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#4
I'd recommend running at 50% higher voltage max, so around 18V.

That means something like a 4S lithium-ion pack would be your best bet, with a cutoff voltage of 12V being optimal.
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#5
I've put 4s (16.8v max) lipo into my kids quad and it has been great. they can pull small catwalks when just starting to which they are thrilled. goes a bit faster and actually runs better but I also had to put a bit of rubber on the front tires as to give them more steering as it liked to push with the extra power
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#6
Charge Them to 4.2. why even bother half Charge Them? Do you expect to run the atv for 10years ? Smile


I would do 4s lipo for sure. Most bang for the Buck and just balance Charge with rc Charger. I have ton of kids Gear converted to that
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#7
(07-19-2019, 02:20 AM)Geek Wrote: If you are going to buy new batteries, I would look at buying LiPo. Have a look at what HobbyKing have to offer. LiPo batteries are best for high current applications. Also, most can be charged at 1C so you can fast charge one in about 45mins, assuming you don't discharge below 3.4v and only charge to 4.1v.

Thanks for the tip. I have heard LiPo cells are heat-sensitive though, and this thing does get pretty toasty out in the sun sometimes. Do you think that's a serious problem? This thing is going to sit right under my son so erring on the side of safety is a big deal for me.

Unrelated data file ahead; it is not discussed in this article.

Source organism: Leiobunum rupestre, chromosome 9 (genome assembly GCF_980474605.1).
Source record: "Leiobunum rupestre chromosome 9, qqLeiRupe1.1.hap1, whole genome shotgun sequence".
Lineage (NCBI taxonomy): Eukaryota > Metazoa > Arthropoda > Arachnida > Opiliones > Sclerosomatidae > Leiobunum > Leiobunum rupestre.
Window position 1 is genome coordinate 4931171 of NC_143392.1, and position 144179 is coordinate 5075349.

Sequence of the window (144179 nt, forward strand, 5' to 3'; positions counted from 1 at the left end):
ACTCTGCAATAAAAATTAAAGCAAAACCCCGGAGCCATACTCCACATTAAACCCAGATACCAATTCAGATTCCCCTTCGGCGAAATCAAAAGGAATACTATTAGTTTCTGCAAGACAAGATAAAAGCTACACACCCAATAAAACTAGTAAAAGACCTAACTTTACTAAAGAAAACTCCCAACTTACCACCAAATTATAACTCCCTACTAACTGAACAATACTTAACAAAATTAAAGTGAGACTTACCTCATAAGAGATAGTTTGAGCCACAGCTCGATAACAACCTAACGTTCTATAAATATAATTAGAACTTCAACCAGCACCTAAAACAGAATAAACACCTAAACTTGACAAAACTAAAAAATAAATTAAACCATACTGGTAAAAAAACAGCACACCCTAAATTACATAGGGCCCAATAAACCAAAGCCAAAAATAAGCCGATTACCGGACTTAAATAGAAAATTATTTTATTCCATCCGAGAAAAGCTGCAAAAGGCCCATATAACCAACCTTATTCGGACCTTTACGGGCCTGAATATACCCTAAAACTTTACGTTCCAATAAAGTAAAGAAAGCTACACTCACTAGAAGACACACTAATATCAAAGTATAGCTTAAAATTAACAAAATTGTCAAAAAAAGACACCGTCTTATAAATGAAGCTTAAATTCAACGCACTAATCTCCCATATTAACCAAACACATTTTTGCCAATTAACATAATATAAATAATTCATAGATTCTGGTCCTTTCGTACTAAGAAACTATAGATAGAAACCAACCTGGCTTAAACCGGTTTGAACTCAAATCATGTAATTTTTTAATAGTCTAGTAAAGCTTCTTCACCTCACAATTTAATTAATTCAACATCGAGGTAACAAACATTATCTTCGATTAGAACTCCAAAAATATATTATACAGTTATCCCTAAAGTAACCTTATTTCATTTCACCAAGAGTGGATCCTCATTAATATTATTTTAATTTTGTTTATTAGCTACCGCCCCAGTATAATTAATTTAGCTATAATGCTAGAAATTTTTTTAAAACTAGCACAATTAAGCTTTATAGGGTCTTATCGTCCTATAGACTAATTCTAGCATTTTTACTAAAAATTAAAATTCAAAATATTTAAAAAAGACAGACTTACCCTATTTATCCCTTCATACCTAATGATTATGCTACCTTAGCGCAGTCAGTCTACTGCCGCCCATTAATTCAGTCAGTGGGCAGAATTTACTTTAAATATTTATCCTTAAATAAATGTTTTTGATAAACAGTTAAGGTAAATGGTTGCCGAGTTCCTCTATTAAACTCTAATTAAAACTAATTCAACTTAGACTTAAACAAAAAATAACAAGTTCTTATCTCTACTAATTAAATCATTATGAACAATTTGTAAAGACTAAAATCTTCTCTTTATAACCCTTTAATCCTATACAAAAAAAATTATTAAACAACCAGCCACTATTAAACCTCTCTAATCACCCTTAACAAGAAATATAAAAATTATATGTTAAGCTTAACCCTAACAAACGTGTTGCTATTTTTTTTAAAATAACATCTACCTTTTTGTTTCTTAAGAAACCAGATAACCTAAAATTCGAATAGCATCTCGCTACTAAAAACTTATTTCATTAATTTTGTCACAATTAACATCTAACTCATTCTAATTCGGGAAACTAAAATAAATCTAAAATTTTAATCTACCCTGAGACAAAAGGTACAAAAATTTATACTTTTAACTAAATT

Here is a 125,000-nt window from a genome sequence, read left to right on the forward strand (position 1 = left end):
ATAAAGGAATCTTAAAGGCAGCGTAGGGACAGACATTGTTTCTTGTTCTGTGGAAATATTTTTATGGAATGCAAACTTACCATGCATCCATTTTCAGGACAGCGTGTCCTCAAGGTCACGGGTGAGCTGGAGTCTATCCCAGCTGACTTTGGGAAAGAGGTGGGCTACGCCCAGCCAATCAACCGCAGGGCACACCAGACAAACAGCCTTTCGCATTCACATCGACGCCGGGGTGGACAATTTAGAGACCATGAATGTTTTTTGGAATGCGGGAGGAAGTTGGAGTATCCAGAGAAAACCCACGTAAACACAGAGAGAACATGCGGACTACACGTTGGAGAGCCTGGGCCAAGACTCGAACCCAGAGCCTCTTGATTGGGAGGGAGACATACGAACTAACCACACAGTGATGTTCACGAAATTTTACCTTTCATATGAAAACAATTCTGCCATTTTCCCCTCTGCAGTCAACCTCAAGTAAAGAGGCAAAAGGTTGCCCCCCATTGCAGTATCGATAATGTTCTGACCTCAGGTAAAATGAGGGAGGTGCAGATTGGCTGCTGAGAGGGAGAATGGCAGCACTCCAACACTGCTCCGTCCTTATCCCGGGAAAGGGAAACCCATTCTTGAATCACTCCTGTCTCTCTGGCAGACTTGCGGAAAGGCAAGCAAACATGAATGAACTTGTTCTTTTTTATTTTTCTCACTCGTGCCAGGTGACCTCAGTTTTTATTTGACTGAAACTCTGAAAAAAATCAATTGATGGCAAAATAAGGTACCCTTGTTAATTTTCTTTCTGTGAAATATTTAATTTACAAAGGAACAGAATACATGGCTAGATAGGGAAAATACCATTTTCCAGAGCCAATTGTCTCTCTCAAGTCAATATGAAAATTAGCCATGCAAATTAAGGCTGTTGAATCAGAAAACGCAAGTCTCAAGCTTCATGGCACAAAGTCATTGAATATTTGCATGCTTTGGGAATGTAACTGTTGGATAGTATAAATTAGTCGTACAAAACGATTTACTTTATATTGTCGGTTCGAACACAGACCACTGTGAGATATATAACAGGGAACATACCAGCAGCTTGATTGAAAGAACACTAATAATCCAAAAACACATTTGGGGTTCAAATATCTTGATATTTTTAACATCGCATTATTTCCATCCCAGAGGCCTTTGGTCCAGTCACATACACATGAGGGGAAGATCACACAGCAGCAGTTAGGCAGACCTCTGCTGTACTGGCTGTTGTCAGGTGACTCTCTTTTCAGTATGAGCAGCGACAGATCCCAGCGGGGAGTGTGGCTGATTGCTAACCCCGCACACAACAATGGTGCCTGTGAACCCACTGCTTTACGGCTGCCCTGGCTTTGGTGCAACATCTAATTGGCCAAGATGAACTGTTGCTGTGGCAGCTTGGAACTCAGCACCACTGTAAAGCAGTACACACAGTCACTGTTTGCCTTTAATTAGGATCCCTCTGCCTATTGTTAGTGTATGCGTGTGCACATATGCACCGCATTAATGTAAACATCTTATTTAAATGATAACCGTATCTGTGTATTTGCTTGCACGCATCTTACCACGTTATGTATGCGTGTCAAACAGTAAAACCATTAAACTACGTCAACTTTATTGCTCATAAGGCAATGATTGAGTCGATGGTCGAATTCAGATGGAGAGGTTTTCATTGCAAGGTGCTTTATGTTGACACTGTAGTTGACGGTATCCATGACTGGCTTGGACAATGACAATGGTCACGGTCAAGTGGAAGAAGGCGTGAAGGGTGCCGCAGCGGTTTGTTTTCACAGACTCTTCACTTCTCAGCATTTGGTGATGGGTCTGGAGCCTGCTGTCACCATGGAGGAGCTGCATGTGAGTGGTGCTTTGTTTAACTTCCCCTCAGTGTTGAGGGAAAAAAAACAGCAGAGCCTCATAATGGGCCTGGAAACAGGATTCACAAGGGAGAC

(07-19-2019, 12:12 PM)jdeadman Wrote: I've put 4s (16.8v max) lipo into my kids quad and it has been great.  they can pull small catwalks when just starting to which they are thrilled.   goes a bit faster and actually runs better  but I also had to put a bit of rubber on the front tires as to give them more steering as it liked to push with the extra power

Great to hear! Do you have a project journal on any of these or any sort of how-to's, photos, etc? Sounds like you've done exactly what I'm aiming to do here!
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#8
Sorry to bring up an older thread, but to OP, I have modded my daughters power wheels (12v) to accept my cordless tool batteries and they are above the 12v range. They are Kobalt batteries. They say 24v but the are 6s (they calculate their voltage at full charge). Shes used it all summer with no issue.
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#9
+1, Cordless tool battery packs could make a lot of sense, 18V ones are common, swap out a battery to keep going, robust, plenty of chargers, etc?
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#10
With 3D printers, you could take the older chargers of a particular brand and make new shells to get them closer. Then design it so that you could plug them in so they could charge the wheels as well. And have a switch that would switch from charging mode to discharging, perhaps. But still allow the batteries to be swapped out.

For the power wheels vehicles, power tool packs would be great as they are designed for high discharge amps.